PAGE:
This diver is from Seiko’s popular “5 Series” of watches. Each watch in the 5 Series features automatic winding, a day/date display, water resistance, a recessed crown, and a durable case and bracelet. This particular watch features a more vintage look thanks to the wide bezel and round indices on the face. The black face nicely accents the stainless steel and the transparent casebook allows you to see the mechanical movement in motion. The SNZF17 also comes on a stainless steel bracelet, which adds to the value of this affordable diver.

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Deep Blue Nato Diver 300

At first glance, Deep Blue's Nato Diver 300 may not stand out all that much. It's when you get into the spec sheet that you realize what a great value this tool diver really is. For just under 300 bucks, you get a sapphire crystal with AR coating, a helium release valve, and a premium finished 316L steel case. A Seiko movement keeps the watch running, with a built in day-date display. The Nato Diver also boasts 300m of water resistance and a comfy rubber strap.


Seiko SRP315J1 "Orange Monster"

You can't have a list about dive watches (regardless of the price) and not mention the Seiko Monster. This timepiece sets the bar for the value you get from an  automatic watch, regardless of price or brand. From its mammoth 45mm case design to its reliable 4r36 movement to the most aggressive lume applied on a production    watch, the list of its features just goes on and on. This new SRP315J1 takes all the respectable features of its predecessor and improves on all its former weaknesses. Its second hand can now be stopped (hacked) during adjustment, its crown is easier to grip, it has a more thematic and less complicated face, and they've somehow made its lume even brighter. Make no mistake, its nickname is "Monster" for a reason.

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Now that you know a thing or two about dive watches, how they could fit into your EDC, and examples of budget-friendly options, you’re ready to get your feet wet with a diver of your own. What dive watch is next on your list? What watches did we miss? We want to hear what’s on your wrist (or wishlist for now!) — leave us a comment below.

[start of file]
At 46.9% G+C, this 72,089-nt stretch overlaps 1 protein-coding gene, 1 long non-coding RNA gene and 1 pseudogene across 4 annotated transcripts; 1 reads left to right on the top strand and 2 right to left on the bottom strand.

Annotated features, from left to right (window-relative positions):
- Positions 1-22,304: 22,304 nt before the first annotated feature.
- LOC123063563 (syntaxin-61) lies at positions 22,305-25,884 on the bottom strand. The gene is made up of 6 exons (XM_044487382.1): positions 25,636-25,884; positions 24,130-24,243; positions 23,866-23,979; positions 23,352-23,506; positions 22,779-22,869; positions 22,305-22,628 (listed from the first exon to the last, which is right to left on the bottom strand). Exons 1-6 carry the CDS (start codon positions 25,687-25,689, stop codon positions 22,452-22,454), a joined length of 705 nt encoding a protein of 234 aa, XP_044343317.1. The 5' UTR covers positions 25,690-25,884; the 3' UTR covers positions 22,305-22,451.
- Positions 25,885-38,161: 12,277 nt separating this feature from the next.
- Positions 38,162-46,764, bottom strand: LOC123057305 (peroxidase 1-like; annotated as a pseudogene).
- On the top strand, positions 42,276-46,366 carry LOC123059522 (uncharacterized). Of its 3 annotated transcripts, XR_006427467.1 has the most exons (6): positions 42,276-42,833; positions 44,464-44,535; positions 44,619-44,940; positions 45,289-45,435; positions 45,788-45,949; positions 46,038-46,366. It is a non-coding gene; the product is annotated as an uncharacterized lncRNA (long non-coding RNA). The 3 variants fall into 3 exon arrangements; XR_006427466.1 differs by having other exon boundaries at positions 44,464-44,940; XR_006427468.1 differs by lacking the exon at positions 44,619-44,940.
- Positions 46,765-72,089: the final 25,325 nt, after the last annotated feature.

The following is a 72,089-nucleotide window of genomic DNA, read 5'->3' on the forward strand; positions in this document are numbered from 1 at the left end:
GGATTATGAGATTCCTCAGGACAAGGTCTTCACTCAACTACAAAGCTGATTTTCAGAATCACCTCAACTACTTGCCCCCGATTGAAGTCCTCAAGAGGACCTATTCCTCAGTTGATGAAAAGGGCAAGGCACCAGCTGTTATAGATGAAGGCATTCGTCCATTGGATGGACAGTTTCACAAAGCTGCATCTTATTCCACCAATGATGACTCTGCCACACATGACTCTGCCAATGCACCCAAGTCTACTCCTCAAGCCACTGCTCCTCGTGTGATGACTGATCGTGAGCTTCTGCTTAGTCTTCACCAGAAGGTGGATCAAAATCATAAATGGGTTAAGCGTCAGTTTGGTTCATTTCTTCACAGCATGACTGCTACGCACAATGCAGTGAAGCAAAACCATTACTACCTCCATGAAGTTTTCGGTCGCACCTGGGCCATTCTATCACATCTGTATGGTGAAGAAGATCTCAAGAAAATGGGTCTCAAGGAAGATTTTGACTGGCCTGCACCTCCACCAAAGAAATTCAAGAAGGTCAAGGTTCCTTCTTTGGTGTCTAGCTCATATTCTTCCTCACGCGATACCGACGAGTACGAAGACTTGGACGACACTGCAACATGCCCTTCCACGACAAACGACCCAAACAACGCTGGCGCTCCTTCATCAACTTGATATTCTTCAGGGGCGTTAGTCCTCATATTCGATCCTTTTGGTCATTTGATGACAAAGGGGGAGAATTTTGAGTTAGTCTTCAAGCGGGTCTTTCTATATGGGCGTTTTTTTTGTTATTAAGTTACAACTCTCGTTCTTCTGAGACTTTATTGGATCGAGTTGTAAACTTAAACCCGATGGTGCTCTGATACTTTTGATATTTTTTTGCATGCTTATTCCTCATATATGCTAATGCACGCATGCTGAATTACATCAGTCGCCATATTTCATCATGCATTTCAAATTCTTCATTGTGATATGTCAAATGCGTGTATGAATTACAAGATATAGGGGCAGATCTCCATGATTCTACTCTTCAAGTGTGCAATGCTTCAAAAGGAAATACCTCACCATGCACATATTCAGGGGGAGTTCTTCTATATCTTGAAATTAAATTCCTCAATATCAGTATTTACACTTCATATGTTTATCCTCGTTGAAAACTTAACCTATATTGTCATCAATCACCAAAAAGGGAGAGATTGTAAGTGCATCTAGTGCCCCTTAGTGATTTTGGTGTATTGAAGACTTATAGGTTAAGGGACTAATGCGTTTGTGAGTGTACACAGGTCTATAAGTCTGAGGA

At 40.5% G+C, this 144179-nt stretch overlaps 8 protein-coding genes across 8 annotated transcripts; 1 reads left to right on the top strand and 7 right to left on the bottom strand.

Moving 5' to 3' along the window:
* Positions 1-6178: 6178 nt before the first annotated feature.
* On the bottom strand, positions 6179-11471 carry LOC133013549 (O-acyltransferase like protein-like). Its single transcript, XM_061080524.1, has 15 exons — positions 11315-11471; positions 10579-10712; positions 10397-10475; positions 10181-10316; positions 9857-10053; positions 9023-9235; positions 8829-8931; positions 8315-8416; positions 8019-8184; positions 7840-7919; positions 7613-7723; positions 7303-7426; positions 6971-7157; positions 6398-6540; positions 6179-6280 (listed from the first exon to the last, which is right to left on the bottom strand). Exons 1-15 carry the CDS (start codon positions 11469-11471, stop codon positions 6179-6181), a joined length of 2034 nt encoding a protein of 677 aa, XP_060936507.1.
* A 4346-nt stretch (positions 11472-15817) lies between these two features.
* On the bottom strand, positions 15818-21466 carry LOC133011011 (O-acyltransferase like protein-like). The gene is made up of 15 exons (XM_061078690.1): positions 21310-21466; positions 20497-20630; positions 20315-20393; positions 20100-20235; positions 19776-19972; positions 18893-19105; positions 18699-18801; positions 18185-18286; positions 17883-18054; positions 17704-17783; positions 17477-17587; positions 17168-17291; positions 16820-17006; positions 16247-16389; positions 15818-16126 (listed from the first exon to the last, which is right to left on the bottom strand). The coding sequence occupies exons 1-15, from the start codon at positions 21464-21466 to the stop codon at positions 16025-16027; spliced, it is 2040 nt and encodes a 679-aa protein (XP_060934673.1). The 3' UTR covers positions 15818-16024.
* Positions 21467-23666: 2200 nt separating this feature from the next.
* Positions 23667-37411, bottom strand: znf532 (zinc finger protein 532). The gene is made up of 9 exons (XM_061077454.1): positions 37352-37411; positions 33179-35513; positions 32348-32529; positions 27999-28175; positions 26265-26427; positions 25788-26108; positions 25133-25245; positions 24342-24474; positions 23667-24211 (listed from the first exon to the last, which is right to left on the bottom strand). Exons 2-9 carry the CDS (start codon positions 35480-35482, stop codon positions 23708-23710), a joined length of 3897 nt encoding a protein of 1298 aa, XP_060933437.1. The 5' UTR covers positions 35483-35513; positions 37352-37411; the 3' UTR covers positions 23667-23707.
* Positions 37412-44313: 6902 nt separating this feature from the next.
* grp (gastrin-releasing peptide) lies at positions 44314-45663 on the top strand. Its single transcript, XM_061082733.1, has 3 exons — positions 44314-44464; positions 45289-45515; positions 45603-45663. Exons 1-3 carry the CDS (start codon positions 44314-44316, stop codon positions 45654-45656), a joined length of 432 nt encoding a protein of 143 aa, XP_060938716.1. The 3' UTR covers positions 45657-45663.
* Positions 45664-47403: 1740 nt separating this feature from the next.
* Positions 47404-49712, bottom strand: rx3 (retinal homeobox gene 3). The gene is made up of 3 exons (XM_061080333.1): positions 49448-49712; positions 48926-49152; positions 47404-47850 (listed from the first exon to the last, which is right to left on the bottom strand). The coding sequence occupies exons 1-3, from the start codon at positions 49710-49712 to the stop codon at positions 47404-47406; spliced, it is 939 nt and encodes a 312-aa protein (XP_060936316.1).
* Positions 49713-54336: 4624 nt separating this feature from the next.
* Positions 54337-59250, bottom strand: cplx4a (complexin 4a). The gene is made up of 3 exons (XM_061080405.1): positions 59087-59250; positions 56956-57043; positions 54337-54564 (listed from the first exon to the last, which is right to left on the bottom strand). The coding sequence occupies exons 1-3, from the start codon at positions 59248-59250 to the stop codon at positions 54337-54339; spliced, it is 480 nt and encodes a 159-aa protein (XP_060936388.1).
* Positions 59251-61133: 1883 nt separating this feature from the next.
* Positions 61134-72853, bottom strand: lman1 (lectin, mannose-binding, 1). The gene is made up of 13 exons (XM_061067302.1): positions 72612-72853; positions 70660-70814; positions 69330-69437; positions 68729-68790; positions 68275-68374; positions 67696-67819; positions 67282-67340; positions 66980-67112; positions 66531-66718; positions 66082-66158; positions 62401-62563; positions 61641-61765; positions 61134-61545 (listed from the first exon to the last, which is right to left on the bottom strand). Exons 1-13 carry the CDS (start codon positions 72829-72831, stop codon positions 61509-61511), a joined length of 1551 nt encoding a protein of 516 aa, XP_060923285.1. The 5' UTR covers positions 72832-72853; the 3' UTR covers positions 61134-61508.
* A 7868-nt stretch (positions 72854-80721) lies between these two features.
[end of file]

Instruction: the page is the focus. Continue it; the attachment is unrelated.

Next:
This post was updated on March 8th, 2017 with more recent product recommendations.

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Discussion (70 total)

Full Disclosure: I am a Rolex man. It's the only watch I've ever worn on a consistent basis diving or not, since getting my MBA in 1975 which was when I could actually afford one. I realize it's not in everyone's budget . I have owned and played with others over the years.
That said, I am a long time PADI Certified Rescue Diver. The world has changed since my early diving days in the 70s and 80s.
Today virtually everyone uses a dive computer which makes the dive watch superfluous except as an essential backup. "One is none, two is one."
Make sure the band is adjustable to fit over whatever wet suit you are using . If strictly a warm water diver, it's less of an issue.
While I love my Rolexes, the lighting sucks. Tritium is the way to go and I never understood why Rolex never adopted that technology. I also own the MTM SEAL watch. admittedly it's way overkill, but, it has a very cool factor. The tritium makes the watch readable in situations where the Rolex is useless.

I also have a basic distrust of all battery watches including my $2000 MTM SEAL. Even the cheapest Quartz Timex is more accurate than my $13K Rolex, BUT, batteries die , and usually when you need them most. Thus, I think an automatic is safer choice. You really need to assess your diving frequency and whether you are a strictly "blue water " once a year on vacation diver , or are wearing wet and or dry suits for the colder waters we have as you move up the East Coast (or all of the Pacific coast) and diving on a regular basis.